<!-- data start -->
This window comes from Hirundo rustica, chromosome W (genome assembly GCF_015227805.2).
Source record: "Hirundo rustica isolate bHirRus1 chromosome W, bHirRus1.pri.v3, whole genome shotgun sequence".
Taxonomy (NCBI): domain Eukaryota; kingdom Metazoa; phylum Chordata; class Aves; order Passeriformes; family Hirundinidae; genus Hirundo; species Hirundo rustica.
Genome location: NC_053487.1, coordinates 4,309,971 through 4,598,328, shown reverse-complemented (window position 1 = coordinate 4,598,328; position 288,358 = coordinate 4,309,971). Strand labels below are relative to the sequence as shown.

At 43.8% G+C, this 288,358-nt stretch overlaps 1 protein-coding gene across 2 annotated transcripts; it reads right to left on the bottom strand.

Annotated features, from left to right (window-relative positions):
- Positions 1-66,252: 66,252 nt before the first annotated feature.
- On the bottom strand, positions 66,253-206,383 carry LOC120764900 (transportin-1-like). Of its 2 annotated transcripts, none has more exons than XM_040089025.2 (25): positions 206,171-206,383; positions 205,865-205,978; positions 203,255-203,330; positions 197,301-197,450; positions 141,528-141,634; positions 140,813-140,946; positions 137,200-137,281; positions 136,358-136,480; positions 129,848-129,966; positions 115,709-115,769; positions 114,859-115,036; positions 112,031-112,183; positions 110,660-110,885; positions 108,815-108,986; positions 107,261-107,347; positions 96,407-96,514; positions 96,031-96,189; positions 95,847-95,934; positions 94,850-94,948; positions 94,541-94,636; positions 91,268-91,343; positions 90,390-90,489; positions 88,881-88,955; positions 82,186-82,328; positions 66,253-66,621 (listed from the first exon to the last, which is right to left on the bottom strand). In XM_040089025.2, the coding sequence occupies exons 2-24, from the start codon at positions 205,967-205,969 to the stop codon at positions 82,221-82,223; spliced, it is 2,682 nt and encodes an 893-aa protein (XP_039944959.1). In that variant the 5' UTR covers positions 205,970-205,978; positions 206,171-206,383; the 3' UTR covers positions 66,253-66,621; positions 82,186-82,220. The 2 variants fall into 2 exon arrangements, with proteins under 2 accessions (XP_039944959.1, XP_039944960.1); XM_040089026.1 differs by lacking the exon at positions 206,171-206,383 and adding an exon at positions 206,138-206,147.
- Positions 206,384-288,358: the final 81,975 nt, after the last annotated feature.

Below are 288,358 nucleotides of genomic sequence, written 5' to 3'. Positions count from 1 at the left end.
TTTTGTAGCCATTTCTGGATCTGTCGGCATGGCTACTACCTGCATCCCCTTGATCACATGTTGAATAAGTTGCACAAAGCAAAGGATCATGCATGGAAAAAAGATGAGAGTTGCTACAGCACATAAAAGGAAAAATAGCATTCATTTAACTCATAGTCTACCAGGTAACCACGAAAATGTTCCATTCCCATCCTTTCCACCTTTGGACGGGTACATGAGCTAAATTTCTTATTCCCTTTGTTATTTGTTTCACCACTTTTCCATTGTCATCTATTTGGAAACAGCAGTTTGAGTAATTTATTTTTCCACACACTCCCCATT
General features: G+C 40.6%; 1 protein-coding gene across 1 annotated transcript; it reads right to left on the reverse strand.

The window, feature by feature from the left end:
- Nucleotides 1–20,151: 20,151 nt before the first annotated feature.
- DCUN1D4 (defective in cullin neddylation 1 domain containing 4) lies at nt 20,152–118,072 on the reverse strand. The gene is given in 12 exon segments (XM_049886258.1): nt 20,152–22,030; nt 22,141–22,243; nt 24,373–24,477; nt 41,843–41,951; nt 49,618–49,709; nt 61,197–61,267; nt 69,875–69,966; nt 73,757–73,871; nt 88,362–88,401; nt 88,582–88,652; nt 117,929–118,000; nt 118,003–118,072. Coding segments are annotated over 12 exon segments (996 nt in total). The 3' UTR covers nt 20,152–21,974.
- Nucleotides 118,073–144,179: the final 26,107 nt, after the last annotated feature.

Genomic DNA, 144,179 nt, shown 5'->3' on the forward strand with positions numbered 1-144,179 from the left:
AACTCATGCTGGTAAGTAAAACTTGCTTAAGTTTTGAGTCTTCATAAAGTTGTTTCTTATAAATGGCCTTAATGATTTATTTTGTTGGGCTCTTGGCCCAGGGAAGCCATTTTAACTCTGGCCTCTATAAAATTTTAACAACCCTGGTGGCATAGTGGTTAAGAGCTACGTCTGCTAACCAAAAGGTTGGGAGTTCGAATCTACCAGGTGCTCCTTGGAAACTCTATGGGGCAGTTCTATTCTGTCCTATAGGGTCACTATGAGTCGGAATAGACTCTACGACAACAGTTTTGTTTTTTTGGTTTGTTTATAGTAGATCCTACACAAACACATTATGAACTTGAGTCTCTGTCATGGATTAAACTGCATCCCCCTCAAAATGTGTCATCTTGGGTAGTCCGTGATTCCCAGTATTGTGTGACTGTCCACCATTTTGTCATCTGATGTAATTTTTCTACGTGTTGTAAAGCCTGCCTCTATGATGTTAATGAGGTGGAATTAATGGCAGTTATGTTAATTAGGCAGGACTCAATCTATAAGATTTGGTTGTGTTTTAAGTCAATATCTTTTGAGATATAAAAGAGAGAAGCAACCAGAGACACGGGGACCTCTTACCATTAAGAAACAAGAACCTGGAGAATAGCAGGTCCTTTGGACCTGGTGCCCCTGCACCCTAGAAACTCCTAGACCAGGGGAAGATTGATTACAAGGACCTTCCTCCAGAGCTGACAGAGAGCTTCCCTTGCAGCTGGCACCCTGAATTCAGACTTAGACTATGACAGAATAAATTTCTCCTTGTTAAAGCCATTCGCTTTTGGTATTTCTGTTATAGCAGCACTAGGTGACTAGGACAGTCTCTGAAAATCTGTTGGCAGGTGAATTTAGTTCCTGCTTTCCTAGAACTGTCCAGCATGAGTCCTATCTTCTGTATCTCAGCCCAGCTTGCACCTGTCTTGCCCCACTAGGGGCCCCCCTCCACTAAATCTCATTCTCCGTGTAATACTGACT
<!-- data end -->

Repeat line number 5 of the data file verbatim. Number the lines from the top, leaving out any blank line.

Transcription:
At 43.8% G+C, this 288,358-nt stretch overlaps 1 protein-coding gene across 2 annotated transcripts; it reads right to left on the bottom strand.